December – flowers & Christmas trees

Funny, it doesn’t feel like December yet.

Even though we had a pretty hard frost Sunday morning here’s a quick list of plants I’ve seen flowering within a 2 minute walk of my house:

Perennials:

Clematis ‘Rebecca’

NOID Red Carpet Rose

Salvia nemorosa ‘Caradonna’

Rudbeckia fulgida ‘Goldsturm’

Gaillardia grandiflora ‘Arizona Sun’

Calamintha nepeta (Dwarf Calamint)

NOID Red Carpet Rose
NOID Red Carpet Rose

Annuals:

Chrysanthemum cv. (Fall mums)

Bacopa sp.

Antirrhinum sp. (Snapdragons)

Not in flower but still looking fantastic are the various Coral Bells (Heuchera) varieties I’ve planted around including ‘Obsidian’, ‘Caramel’ & ‘Green Spice’ to name a few.

Consider that even finding a tree with leaves is fairly tricky by now and we usually have at least some snow accumulation the fact that there’s anything flowering nevermind this many things is pretty amazing!

Going in the completely opposite direction now!

“Yo Fraser Fir, I’m real happy for ya and I’ma let ya finish, but the Nordman Fir has the best needle retention OF ALL TIME!!”
— Not an actual quote

Christmas tree sales are starting to pick up now, last weekend being the first weekend I’d describe as “busy” though we did sell some before that. Now about 80% of our trees are Fraser & Balsam Firs. Maybe 10% will be made up of pines, the other 10% are oddballs (this is growing by the year). Last year we had a handfull of Nordman Firs (that were stunning if a little short and stubby) and Noble Firs (nice but not a huge fan of their color – be careful of massive trunk diameters on fairly small trees). This year we have two sizes of Nordman Fir and at least 3 times as many as last year, probably similar numbers of Noble Fir and four Concolor Firs (which might make a nice tree for someone who is used to the needle length of a Scots Pine but wants the needle retention of a fir.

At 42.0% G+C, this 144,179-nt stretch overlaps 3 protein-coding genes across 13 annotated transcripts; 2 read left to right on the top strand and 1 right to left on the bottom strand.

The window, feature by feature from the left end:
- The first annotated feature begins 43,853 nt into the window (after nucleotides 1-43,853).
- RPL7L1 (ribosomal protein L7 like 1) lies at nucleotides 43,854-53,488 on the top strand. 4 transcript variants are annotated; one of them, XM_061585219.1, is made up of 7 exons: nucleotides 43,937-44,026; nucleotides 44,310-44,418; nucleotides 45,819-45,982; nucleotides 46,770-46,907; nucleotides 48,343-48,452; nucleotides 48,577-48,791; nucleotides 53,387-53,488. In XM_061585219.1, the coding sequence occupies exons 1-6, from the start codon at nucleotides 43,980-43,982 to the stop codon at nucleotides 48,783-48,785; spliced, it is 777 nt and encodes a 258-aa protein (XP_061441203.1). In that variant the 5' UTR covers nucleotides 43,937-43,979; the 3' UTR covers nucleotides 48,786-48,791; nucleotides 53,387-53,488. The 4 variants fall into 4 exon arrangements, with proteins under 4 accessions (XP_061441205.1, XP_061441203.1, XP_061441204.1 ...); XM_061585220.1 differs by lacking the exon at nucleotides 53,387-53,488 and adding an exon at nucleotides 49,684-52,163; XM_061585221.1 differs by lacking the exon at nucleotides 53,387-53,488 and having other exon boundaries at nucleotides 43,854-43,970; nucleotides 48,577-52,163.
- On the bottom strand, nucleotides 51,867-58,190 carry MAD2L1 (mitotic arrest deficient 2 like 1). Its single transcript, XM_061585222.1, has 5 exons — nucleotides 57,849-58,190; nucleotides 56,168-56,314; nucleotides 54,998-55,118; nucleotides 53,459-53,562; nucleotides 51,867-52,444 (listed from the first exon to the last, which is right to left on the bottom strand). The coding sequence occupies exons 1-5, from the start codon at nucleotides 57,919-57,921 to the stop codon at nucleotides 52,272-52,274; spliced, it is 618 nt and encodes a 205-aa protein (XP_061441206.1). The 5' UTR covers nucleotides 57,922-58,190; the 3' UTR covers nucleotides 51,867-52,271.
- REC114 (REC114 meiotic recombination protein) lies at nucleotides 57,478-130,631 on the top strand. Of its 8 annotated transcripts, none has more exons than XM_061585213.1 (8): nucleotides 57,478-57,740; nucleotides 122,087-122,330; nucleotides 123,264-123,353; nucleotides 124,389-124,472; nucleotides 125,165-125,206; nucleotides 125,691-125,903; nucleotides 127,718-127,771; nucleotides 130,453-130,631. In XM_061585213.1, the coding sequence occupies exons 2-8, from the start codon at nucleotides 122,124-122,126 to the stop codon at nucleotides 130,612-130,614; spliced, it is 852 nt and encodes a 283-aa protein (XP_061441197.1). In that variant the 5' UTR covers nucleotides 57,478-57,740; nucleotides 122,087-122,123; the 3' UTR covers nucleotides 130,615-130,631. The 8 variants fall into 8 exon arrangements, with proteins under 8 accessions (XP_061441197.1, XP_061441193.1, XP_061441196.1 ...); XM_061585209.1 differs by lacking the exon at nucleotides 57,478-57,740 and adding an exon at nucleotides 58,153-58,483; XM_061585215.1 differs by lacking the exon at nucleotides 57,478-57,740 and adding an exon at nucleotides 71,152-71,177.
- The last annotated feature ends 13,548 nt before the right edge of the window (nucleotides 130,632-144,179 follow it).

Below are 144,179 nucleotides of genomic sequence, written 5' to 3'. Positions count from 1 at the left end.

Anyway the Nordman Fir is probably my favourite tree I’ve never seen alive. The needles are dark green with a silvery underside that’s clearly visible due to the curve of the needles with light green tips where the newest growth was (usually to a max of 3″ around the outside of a branch. It may be the way these have been grown but they also have absolutely perfect shapes though they’re a little thin on branches in the top third of the tree. If it weren’t for our cats and the price of the trees I’d be all over them.

Oh, I’ve also taken a few more Gesneriad pictures that I just need to edit and upload and I should have a post on them soon.

About Andrew

Plant lover living in Toronto, Canada where I grow a wide range of plants in a very small space.
This entry was posted in Hardy, Winter and tagged . Bookmark the permalink.

Leave a Reply

Fill in your details below or click an icon to log in:

WordPress.com Logo

You are commenting using your WordPress.com account. Log Out / Change )

Twitter picture

You are commenting using your Twitter account. Log Out / Change )

Facebook photo

You are commenting using your Facebook account. Log Out / Change )

Google+ photo

You are commenting using your Google+ account. Log Out / Change )

Connecting to %s